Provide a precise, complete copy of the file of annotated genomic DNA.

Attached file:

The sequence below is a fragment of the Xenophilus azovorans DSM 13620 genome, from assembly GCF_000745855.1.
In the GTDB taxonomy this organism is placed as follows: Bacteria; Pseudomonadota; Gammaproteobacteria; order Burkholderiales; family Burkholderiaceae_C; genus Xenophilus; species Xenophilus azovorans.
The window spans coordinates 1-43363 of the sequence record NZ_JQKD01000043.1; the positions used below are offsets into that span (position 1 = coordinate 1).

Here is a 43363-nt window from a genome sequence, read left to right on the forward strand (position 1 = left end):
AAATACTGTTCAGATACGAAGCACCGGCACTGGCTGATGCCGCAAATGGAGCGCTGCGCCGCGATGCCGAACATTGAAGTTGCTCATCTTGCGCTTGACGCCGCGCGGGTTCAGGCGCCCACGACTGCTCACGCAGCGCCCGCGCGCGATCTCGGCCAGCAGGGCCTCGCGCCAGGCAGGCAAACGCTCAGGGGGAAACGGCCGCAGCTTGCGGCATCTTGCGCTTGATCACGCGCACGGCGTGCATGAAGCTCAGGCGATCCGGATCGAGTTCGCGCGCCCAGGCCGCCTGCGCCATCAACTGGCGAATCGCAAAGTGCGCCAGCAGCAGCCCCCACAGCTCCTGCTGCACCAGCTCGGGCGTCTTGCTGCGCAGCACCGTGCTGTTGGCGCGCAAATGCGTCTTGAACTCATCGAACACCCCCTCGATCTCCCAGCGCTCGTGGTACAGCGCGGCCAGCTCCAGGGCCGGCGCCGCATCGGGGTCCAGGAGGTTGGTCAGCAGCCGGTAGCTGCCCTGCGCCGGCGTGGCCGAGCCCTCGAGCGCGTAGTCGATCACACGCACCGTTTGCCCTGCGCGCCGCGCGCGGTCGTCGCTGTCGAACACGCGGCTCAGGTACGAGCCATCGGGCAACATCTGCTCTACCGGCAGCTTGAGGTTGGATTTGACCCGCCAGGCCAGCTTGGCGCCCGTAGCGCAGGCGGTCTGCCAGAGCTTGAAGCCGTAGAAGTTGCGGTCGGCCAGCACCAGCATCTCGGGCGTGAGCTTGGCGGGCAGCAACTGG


The sequence below is a fragment of the Xenophilus azovorans DSM 13620 genome, from assembly GCF_000745855.1.
In the GTDB taxonomy this organism is placed as follows: Bacteria; Pseudomonadota; Gammaproteobacteria; order Burkholderiales; family Burkholderiaceae_C; genus Xenophilus; species Xenophilus azovorans.
The window spans coordinates 1-43363 of the sequence record NZ_JQKD01000043.1; the positions used below are offsets into that span (position 1 = coordinate 1).

Here is a 43363-nt window from a genome sequence, read left to right on the forward strand (position 1 = left end):
AAATACTGTTCAGATACGAAGCACCGGCACTGGCTGATGCCGCAAATGGAGCGCTGCGCCGCGATGCCGAACATTGAAGTTGCTCATCTTGCGCTTGACGCCGCGCGGGTTCAGGCGCCCACGACTGCTCACGCAGCGCCCGCGCGCGATCTCGGCCAGCAGGGCCTCGCGCCAGGCAGGCAAACGCTCAGGGGGAAACGGCCGCAGCTTGCGGCATCTTGCGCTTGATCACGCGCACGGCGTGCATGAAGCTCAGGCGATCCGGATCGAGTTCGCGCGCCCAGGCCGCCTGCGCCATCAACTGGCGAATCGCAAAGTGCGCCAGCAGCAGCCCCCACAGCTCCTGCTGCACCAGCTCGGGCGTCTTGCTGCGCAGCACCGTGCTGTTGGCGCGCAAATGCGTCTTGAACTCATCGAACACCCCCTCGATCTCCCAGCGCTCGTGGTACAGCGCGGCCAGCTCCAGGGCCGGCGCCGCATCGGGGTCCAGGAGGTTGGTCAGCAGCCGGTAGCTGCCCTGCGCCGGCGTGGCCGAGCCCTCGAGCGCGTAGTCGATCACACGCACCGTTTGCCCTGCGCGCCGCGCGCGGTCGTCGCTGTCGAACACGCGGCTCAGGTACGAGCCATCGGGCAACATCTGCTCTACCGGCAGCTTGAGGTTGGATTTGACCCGCCAGGCCAGCTTGGCGCCCGTAGCGCAGGCGGTCTGCCAGAGCTTGAAGCCGTAGAAGTTGCGGTCGGCCAGCACCAGCATCTCGGGCGTGAGCTTGGCGGGCAGCAACTGG